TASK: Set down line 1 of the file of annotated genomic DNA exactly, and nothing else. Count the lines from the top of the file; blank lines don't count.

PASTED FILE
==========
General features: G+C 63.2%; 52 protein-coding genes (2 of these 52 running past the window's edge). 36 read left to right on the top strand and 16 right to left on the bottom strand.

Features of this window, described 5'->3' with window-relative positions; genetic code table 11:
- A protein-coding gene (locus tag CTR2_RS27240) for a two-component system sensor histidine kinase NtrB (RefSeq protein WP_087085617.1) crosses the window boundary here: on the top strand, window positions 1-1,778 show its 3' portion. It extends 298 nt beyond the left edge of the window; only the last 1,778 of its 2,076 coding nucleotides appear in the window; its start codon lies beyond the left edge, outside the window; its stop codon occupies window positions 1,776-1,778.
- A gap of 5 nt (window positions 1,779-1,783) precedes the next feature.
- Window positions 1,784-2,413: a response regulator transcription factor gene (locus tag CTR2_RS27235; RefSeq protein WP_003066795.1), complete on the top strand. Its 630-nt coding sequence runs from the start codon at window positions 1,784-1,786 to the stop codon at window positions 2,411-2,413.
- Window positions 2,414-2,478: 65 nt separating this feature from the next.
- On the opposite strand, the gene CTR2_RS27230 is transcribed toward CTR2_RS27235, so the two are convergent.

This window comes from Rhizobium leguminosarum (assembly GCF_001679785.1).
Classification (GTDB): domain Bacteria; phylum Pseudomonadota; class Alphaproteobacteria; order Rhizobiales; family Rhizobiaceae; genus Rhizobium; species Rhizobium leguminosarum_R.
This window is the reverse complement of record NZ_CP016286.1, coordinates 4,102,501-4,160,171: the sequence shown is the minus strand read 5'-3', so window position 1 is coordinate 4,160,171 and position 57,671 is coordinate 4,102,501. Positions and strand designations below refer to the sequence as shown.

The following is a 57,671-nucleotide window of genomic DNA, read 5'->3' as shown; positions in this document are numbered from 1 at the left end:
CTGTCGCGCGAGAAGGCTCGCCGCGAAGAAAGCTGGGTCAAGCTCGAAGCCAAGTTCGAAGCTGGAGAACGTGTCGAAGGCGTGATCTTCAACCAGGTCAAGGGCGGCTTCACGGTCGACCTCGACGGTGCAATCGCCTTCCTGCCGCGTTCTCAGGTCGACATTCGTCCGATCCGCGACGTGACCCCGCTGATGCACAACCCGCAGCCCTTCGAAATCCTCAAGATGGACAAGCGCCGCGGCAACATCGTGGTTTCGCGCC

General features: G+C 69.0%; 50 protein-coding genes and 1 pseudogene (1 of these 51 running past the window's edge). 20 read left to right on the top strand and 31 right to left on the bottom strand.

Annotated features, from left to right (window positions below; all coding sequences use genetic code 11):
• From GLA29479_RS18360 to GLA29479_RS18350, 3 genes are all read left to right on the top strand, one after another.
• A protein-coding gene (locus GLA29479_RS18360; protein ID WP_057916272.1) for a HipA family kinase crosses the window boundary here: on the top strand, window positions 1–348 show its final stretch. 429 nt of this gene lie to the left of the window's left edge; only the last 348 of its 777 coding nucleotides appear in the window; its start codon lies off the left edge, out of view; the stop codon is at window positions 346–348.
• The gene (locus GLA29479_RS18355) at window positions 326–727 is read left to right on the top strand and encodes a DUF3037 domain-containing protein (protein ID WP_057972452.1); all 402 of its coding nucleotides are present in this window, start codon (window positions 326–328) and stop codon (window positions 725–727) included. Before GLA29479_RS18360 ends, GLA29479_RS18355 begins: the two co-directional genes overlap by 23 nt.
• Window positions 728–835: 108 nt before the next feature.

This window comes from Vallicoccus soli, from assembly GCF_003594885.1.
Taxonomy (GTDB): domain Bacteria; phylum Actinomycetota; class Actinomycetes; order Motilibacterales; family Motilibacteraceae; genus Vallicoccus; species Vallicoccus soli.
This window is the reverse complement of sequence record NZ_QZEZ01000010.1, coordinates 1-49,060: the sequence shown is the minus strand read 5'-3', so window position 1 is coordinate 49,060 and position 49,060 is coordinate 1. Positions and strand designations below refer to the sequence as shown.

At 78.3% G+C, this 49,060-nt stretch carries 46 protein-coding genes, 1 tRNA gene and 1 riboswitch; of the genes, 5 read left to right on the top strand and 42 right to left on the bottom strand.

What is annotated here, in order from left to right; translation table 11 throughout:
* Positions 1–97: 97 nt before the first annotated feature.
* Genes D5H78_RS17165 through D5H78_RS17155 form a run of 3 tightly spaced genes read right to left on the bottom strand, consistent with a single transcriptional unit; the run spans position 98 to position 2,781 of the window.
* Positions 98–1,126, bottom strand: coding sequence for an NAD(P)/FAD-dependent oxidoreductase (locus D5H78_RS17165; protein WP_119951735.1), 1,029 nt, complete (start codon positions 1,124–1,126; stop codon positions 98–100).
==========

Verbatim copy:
General features: G+C 63.2%; 52 protein-coding genes (2 of these 52 running past the window's edge). 36 read left to right on the top strand and 16 right to left on the bottom strand.